training to operate one of these devices

samples must be dead because the

electrons have to pass through a vacuum

and the stains that we use usually

contain heavy metal

which are usually somewhat toxic and it

produces a black-and-white image or a

false color image which means we cannot

get true representation of what well

what the true color of these these

specimens are we have to kind of guess

the third and final type of microscope

and the second and final type of

electron microscope we're going to look

at is the transmission electron

microscope or TEM and here's the diagram

that goes with it so again we've got an

electron being being focused with a

magnetic lens this time our electrons

are going to pass through the specimen

and onto an imaging plate which is read

by a computer so again a beam of

electrons are going to be directed at a

specimen and it's going to create an

image based on the electrons that are

absorbed not the electrons that are

reflected back like the scanning

electron micrograph and again focusing

is taken care of using electromagnets so

here's some images oh sorry my bad this

is what a transmission electron

microscope looks like please ignore in

the title top where it is SEM that

should read TEM my utmost apologies for

that we all make mistakes but this is a

transmission electron microscope let's

look at some images there's some

mitochondria some virus bits and bobs

and what looks like the Golgi apparatus

and once again we can use false coloring

to add a little bit of more excitement

to our transmission electron microscope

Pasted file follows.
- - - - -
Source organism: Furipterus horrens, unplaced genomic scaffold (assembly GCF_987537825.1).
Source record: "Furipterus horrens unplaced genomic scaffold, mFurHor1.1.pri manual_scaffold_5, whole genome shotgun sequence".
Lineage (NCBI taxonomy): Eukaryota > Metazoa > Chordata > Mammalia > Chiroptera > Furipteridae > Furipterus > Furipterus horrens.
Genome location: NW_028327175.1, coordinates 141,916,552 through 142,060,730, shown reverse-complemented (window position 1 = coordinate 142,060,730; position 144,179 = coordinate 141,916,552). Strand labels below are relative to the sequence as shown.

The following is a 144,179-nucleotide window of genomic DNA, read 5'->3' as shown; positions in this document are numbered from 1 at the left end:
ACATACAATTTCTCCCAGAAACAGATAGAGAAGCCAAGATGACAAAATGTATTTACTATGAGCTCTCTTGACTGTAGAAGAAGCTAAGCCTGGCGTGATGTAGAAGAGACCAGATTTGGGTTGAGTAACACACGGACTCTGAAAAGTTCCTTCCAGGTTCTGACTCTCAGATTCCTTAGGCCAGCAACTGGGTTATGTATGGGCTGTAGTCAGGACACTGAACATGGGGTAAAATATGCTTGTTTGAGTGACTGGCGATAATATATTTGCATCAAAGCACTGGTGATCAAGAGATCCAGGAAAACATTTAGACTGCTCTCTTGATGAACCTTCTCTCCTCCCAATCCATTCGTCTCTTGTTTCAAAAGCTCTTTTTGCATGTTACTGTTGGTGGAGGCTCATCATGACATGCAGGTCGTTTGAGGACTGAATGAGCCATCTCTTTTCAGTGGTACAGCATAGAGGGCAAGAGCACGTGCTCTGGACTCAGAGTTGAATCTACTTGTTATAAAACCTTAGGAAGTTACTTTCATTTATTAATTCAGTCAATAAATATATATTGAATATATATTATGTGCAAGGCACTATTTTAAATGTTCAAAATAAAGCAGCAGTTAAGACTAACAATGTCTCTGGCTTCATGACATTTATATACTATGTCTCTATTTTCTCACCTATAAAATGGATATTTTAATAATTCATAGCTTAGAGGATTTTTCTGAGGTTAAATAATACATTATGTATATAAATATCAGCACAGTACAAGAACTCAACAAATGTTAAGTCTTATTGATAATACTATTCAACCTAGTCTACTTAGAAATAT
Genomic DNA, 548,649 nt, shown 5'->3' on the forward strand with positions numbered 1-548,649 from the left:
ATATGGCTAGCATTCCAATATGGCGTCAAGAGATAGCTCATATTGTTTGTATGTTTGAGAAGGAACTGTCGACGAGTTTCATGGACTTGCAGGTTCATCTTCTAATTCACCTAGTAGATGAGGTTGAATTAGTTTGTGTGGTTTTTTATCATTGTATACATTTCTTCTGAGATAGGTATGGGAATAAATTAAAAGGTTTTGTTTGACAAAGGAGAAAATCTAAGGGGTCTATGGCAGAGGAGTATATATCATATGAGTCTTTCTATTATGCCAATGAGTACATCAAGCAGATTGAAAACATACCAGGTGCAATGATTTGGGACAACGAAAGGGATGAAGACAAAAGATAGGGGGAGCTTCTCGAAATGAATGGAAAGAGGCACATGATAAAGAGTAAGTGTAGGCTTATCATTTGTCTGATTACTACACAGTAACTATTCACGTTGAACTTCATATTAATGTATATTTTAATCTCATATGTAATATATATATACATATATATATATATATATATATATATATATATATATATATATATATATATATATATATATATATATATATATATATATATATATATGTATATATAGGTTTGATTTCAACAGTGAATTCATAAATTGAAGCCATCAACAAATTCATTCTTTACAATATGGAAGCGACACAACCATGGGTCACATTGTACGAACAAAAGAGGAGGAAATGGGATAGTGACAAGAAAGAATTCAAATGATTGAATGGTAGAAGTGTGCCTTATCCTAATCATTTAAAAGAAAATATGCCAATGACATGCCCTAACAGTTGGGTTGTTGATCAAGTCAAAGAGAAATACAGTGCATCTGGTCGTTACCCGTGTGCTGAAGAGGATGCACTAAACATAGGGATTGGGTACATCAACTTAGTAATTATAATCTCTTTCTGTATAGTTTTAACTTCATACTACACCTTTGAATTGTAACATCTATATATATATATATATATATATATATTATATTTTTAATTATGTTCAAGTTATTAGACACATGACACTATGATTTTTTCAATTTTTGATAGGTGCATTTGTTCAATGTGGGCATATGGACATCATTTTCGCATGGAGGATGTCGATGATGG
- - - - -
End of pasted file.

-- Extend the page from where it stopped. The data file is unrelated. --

images and there we have a lovely

mitochondria so let's have a look at the

advantages of the TEM it's got a much

higher resolution in the light

microscope just like before one

nanometer it provides detailed images of

the interior structures of cell

organelles it's got massively high

magnification almost well pretty much

twice or over

twice that of the scanning electron

micrograph on microscope and that's

about five hundred thousand times for

what are the limitations well its proper

expensive again need loads of training

and samples must be dead for the same

reason stains are using heavy metals

which will kill cells and it takes place

in a vacuum and again black and white

images or false coloration images so

here's an further reading nice fact

sheet on microscopy and a really great

website showing 15 beautiful microscopic

images from inside the human body

to summarize electron microscopes have

greater resolution because electron

microscopes use electrons which have a

shorter wavelength and light sem that's

scanning electron microscopes produce a

3d looking image TEM that's transmission

electron microscopes produce detailed

images of the inside of cells and light

microscopes are cheaper and more

user-friendly light is focused by glass

lenses whereas electrons of focus by

electromagnets that's it thank you very

much a like comment and subscribe